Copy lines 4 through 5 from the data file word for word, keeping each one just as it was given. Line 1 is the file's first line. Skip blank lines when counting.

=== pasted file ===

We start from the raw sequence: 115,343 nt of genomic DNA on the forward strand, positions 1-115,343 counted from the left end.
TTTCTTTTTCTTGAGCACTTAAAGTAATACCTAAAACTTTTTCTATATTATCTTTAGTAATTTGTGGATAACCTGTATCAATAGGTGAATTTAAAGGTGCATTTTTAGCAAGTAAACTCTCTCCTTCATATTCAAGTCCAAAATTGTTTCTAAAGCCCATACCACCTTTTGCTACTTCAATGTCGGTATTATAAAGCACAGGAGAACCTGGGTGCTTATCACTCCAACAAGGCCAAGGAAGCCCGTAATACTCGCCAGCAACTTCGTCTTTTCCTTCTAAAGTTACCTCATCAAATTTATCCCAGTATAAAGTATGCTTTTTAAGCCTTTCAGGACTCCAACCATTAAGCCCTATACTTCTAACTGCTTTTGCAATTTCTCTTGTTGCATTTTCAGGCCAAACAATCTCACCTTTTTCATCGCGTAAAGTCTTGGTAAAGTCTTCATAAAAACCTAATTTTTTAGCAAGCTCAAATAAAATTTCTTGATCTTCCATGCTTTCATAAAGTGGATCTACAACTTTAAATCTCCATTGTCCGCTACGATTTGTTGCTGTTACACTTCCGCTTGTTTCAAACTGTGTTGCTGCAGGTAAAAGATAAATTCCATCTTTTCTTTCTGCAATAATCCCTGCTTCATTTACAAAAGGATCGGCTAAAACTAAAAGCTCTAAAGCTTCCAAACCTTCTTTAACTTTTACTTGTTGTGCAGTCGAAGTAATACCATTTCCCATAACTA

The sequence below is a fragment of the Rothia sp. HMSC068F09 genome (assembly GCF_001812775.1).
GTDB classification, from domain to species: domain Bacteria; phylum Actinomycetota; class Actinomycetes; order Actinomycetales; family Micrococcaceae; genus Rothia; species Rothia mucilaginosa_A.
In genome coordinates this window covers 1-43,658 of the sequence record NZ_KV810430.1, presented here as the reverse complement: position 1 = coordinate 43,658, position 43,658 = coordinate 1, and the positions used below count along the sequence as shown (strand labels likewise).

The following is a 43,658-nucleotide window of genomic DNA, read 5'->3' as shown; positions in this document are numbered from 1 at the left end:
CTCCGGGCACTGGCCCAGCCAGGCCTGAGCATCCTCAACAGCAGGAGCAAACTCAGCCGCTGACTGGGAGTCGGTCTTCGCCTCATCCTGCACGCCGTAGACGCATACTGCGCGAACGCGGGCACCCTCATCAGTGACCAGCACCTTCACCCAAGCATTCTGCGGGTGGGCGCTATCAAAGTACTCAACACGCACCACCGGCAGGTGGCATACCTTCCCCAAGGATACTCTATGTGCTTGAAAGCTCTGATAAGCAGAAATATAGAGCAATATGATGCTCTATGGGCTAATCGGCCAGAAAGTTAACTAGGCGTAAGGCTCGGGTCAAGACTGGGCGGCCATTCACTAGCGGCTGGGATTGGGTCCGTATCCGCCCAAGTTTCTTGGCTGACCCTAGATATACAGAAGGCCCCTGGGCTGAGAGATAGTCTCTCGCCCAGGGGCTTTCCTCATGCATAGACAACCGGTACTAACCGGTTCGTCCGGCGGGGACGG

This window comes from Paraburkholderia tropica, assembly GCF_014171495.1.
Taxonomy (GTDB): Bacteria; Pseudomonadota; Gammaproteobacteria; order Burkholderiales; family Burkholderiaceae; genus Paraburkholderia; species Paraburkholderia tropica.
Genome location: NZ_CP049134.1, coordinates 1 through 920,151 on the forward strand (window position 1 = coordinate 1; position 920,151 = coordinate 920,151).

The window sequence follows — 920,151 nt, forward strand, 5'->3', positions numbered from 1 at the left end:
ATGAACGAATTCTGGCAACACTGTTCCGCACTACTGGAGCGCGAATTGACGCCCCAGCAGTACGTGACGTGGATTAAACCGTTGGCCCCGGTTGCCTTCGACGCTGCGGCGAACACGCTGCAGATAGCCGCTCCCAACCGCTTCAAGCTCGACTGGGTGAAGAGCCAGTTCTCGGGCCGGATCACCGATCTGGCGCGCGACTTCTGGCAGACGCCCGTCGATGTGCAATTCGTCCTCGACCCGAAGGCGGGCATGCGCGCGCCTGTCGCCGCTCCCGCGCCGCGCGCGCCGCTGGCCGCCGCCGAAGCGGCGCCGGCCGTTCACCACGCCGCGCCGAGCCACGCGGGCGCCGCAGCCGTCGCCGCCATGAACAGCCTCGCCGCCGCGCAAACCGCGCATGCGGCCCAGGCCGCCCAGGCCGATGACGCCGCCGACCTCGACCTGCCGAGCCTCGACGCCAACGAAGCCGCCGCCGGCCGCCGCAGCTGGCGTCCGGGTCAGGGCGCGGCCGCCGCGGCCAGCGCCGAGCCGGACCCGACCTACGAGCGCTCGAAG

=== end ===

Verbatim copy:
GTDB classification, from domain to species: domain Bacteria; phylum Actinomycetota; class Actinomycetes; order Actinomycetales; family Micrococcaceae; genus Rothia; species Rothia mucilaginosa_A.
In genome coordinates this window covers 1-43,658 of the sequence record NZ_KV810430.1, presented here as the reverse complement: position 1 = coordinate 43,658, position 43,658 = coordinate 1, and the positions used below count along the sequence as shown (strand labels likewise).